Bengaluru/New Delhi: Online marketplace Snapdeal is buying mobile recharge service Freecharge in the biggest-ever deal in the country’s start-up domain, betting that it can sell products and services to millions of users who currently use the Internet company only to recharge their mobile phones.

Terms of the deal weren’t disclosed but three people familiar with the matter said Freecharge was valued at roughly $450 million.

Since launching in 2010, Freecharge raised more than $120 million from Sequoia Capital, ru-Net, Sofina Capital, Valiant Capital and Tyborne, including about $80 million in February. The deal value is much higher than Flipkart Ltd’s $330 million-plus acquisition of online fashion retailer Myntra last May.

Snapdeal’s bet is somewhat similar to the move made by Freecharge rival Paytm, which launched a marketplace last year to sell phones, laptops and apparel. Both Snapdeal and Paytm are betting that they can convert recharge customers into buyers of other goods and that the presence of a large, and seemingly ready customer base will lower their cost of customer acquisition.

Some analysts and investors, however, were sceptical if a significant number of mobile recharge users have the money to buy laptops, high value smartphones and other products that Snapdeal and Paytm want to sell.

Snapdeal, run by Jasper Infotech Pvt. Ltd, has now bought four companies over the past six months and is looking for more acquisitions as it seeks to build a comprehensive e-commerce system that spans marketplace, logistics, payment platform and other support technology services.

Apart from potential business benefits, the acquisition of Freecharge, which has about 20 million users, also makes Snapdeal the company with the highest daily transactions and the highest user base, two key metrics that investors use in valuing money losing e-commerce businesses.

Now, Snapdeal and Freecharge will together generate more than 1 million daily transactions and have 40 million users on the mobile. Even though a majority of these transactions are low value, money-losing recharge deals and these will hit Snapdeal’s current average revenue per order, the sheer size of transactions may help the company attract higher valuations.

“The strongest use case for a consumer to do a mobile transaction is a mobile recharge," Snapdeal chief executive Kunal Bahl said. “It’s important for us to make sure that our ecosystem provides an opportunity for this tsunami of new users who are going to come on the mobile Internet to make their first transaction, post which we will offer them a host of products and services that they can buy from."

Mobile commerce is booming in the country and the number of mobile Internet users is expected to increase to 480 million by 2017, according to a joint report by Google and A.T. Kearney.

Bahl said Freecharge and Snapdeal will offer incentives and other promotions to their respective customers to persuade them to buy products and services on the other platform.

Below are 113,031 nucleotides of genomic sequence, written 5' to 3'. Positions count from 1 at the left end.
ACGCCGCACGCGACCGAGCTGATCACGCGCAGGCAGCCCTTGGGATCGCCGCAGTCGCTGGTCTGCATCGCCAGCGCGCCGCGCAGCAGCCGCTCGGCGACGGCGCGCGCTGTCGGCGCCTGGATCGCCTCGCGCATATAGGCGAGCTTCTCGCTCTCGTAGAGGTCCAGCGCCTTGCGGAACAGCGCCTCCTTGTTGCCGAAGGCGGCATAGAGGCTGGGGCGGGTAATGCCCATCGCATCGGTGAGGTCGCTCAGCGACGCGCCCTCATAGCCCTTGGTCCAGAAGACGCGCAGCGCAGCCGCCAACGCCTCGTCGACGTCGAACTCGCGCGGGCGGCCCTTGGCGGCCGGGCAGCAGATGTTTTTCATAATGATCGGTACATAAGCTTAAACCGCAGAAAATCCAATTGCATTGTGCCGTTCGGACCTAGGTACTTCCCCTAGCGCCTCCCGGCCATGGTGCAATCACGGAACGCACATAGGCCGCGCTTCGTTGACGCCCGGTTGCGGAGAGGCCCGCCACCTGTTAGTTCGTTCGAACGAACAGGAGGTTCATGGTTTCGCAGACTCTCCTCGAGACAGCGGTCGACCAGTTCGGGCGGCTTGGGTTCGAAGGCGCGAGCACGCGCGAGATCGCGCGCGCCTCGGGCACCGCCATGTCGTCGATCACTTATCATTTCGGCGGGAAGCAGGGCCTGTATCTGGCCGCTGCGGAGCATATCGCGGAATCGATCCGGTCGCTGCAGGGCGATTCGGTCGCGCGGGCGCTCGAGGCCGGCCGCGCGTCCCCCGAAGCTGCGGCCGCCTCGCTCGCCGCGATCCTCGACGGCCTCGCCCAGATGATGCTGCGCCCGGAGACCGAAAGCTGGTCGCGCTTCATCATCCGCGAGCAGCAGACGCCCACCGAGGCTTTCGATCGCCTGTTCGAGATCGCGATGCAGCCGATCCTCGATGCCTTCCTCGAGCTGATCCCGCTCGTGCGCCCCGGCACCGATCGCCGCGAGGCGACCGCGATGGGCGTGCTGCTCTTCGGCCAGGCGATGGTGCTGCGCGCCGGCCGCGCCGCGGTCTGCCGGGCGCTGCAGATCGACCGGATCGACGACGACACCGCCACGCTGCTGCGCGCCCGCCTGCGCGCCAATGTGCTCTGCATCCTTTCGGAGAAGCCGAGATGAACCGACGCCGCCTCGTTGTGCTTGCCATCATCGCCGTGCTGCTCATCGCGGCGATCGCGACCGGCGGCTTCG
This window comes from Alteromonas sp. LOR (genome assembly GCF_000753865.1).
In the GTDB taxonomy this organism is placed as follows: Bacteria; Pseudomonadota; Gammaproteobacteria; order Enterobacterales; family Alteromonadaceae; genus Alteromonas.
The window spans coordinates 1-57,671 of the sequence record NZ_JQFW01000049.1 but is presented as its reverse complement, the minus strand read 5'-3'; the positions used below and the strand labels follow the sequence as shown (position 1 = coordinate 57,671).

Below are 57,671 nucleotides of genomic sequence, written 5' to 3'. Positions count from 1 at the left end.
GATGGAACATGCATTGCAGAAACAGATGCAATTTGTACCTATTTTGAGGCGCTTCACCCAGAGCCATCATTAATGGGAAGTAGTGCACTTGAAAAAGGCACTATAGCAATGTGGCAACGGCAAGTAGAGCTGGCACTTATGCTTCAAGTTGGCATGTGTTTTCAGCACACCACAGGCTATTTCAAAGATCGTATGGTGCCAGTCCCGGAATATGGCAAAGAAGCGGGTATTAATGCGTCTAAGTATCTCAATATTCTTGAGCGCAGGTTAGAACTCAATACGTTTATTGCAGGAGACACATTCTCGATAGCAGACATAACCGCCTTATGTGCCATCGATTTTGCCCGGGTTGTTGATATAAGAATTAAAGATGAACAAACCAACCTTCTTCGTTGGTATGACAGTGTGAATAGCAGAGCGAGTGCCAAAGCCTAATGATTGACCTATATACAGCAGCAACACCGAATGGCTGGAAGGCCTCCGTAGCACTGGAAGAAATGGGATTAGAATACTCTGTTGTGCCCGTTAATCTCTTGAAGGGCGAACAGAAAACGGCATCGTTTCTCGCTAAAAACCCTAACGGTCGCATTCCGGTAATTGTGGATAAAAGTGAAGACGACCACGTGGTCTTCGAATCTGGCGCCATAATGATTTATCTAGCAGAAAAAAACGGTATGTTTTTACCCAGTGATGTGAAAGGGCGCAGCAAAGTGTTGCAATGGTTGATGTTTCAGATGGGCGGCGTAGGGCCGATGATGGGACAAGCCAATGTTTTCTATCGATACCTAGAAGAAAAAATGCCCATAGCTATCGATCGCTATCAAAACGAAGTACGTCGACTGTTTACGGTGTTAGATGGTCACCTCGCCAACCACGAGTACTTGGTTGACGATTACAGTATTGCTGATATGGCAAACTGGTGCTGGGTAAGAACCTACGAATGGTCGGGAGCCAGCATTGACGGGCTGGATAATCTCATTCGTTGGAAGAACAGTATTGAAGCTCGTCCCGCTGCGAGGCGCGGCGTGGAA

Analysts said it’s unclear whether recharge customers have the required bank balance to purchase items on e-commerce platforms. Prepaid phone users tend to have low disposable incomes or are in schools and colleges and don’t have as much cash to spend as professionals.

“I’m not sure whether people who are doing mobile recharge will suddenly buy high-value items," said Abhishek Goyal, founder of Tracxn, which sells data on start-ups to investors. “However, the acquisition could add value in other ways to Snapdeal. Freecharge has a large base of credit and debit cards and it can be used as a wallet by Snapdeal," said Goyal, who was an investor in Snapdeal rival Flipkart through his former employer Accel Partners.

The deal is largely driven by the fact that e-commerce companies in India are trying to follow in the footsteps of China’s Alibaba Group, which controls nearly all aspects of China’s e-commerce market.

“(Indian e-commerce companies) want to tick all the boxes," said Mukul Arora, principal at SAIF Partners.

Bahl said “most of Freecharge’s institutional investors" would get Snapdeal stock. Though the companies didn’t disclose the value of the deal, three people familiar with the matter said Freecharge was valued at roughly $450 million. This amount includes the $80 million that Freecharge received less than two months ago.

Freecharge will continue to work as an independent platform after the deal is closed and the company will offer many more “digital goods" in future, Freecharge co-founder Kunal Shah said.

Snapdeal has been on an acquisition spree over the past six months, investing into or wholly buying three firms—software provider Unicommerce, logistics service company GoJavas and luxury fashion marketplace Exclusively.

“Online recharge is a very low margin business and for companies to make money here the only way is to upsell or cross-sell," said Rutvik Doshi, director at Inventus India Advisors. “For any Internet company, the last 12-18 months have seen a massive shift to mobile and the next set of first-time users are going to be mobile-only customers, so it is very important for Snapdeal to have a strong mobile strategy."

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